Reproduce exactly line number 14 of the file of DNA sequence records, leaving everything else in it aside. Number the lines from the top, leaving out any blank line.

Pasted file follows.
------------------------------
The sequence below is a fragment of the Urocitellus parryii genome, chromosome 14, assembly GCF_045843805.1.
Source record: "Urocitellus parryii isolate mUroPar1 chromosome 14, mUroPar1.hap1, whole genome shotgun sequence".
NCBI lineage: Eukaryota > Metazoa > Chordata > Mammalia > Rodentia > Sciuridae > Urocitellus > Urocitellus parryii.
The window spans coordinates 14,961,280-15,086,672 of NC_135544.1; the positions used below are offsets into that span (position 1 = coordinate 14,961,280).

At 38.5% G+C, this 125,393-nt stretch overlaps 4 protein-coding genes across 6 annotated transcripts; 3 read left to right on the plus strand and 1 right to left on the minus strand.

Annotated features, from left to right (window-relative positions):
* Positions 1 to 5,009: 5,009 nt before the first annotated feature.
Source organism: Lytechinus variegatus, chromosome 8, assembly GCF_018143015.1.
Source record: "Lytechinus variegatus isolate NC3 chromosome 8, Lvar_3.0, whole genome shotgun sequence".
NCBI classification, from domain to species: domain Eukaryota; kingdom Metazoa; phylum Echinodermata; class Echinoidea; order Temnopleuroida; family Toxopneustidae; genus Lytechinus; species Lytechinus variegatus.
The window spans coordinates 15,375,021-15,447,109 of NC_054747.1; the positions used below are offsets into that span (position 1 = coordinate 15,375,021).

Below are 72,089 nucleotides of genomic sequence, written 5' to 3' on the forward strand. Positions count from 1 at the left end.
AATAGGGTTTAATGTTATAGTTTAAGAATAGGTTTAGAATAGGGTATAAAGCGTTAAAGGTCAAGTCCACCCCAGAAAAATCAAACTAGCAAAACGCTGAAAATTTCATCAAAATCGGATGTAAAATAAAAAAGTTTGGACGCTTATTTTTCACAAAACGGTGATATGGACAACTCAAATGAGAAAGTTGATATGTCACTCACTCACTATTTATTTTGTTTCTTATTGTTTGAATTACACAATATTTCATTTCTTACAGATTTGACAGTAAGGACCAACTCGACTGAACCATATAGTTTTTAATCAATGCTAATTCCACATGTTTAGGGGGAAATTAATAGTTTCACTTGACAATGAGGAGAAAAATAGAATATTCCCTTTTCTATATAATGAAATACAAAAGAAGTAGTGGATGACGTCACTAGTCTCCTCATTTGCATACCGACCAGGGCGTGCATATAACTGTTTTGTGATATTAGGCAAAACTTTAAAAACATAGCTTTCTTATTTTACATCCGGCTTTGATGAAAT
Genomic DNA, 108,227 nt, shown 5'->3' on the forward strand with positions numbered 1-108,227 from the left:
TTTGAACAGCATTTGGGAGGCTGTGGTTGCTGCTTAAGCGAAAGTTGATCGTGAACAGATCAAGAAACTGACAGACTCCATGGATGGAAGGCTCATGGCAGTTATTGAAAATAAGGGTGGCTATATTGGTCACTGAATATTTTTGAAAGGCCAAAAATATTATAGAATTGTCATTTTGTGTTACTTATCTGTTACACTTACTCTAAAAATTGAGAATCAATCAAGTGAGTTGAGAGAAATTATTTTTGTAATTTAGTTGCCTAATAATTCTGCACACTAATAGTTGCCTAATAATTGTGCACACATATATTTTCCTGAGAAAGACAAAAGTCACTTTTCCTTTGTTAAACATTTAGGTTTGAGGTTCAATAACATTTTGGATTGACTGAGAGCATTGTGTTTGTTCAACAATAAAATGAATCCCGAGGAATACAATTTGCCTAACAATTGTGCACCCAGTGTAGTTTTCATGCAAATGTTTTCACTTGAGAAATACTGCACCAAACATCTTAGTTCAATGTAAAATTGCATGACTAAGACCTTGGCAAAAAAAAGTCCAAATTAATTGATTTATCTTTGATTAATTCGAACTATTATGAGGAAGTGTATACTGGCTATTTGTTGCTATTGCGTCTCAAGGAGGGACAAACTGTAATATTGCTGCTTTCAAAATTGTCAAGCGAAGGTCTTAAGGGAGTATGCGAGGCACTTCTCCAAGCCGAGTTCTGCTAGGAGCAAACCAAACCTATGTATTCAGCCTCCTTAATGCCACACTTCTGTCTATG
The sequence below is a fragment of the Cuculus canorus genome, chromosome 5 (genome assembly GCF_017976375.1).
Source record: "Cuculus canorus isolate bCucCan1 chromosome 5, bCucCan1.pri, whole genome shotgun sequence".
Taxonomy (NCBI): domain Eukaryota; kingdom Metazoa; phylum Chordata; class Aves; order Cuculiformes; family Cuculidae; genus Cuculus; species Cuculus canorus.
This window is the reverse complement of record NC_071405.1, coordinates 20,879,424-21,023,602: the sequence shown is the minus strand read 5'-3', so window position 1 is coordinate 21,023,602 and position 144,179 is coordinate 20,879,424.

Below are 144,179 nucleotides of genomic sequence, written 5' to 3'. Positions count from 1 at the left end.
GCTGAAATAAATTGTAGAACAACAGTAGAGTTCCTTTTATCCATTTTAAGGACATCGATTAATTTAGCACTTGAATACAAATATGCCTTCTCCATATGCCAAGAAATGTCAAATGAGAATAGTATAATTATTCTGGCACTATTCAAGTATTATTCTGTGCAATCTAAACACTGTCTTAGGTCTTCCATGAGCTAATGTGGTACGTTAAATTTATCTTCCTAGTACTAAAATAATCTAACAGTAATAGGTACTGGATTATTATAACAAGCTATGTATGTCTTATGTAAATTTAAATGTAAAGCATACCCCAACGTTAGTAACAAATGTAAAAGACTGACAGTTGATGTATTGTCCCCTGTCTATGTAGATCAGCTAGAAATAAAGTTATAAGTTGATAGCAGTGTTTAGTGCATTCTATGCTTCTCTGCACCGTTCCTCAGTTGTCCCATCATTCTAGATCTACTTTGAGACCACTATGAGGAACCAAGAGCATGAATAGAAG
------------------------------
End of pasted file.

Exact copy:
Genomic DNA, 108,227 nt, shown 5'->3' on the forward strand with positions numbered 1-108,227 from the left: